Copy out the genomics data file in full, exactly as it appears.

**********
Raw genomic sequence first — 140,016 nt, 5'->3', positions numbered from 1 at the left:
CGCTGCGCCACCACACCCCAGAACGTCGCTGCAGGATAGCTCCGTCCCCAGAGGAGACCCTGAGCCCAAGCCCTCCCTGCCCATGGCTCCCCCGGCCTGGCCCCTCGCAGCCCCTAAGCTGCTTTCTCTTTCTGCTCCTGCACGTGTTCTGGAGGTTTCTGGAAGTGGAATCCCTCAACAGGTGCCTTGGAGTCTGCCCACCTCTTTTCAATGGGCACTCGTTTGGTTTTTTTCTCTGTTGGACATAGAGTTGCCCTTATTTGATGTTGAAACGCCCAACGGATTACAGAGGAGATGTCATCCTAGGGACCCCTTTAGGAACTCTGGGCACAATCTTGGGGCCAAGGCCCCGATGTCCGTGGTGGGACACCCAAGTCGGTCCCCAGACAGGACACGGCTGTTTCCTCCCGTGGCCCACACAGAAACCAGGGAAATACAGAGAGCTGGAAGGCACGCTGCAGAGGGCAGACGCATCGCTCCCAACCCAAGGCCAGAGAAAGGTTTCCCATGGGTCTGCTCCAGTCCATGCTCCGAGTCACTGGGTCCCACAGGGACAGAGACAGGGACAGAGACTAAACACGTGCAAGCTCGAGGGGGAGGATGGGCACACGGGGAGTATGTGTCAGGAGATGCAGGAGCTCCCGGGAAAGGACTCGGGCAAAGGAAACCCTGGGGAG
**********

Raw genomic sequence first — 140,016 nt, 5'->3', positions numbered from 1 at the left:
CGCTGCGCCACCACACCCCAGAACGTCGCTGCAGGATAGCTCCGTCCCCAGAGGAGACCCTGAGCCCAAGCCCTCCCTGCCCATGGCTCCCCCGGCCTGGCCCCTCGCAGCCCCTAAGCTGCTTTCTCTTTCTGCTCCTGCACGTGTTCTGGAGGTTTCTGGAAGTGGAATCCCTCAACAGGTGCCTTGGAGTCTGCCCACCTCTTTTCAATGGGCACTCGTTTGGTTTTTTTCTCTGTTGGACATAGAGTTGCCCTTATTTGATGTTGAAACGCCCAACGGATTACAGAGGAGATGTCATCCTAGGGACCCCTTTAGGAACTCTGGGCACAATCTTGGGGCCAAGGCCCCGATGTCCGTGGTGGGACACCCAAGTCGGTCCCCAGACAGGACACGGCTGTTTCCTCCCGTGGCCCACACAGAAACCAGGGAAATACAGAGAGCTGGAAGGCACGCTGCAGAGGGCAGACGCATCGCTCCCAACCCAAGGCCAGAGAAAGGTTTCCCATGGGTCTGCTCCAGTCCATGCTCCGAGTCACTGGGTCCCACAGGGACAGAGACAGGGACAGAGACTAAACACGTGCAAGCTCGAGGGGGAGGATGGGCACACGGGGAGTATGTGTCAGGAGATGCAGGAGCTCCCGGGAAAGGACTCGGGCAAAGGAAACCCTGGGGAG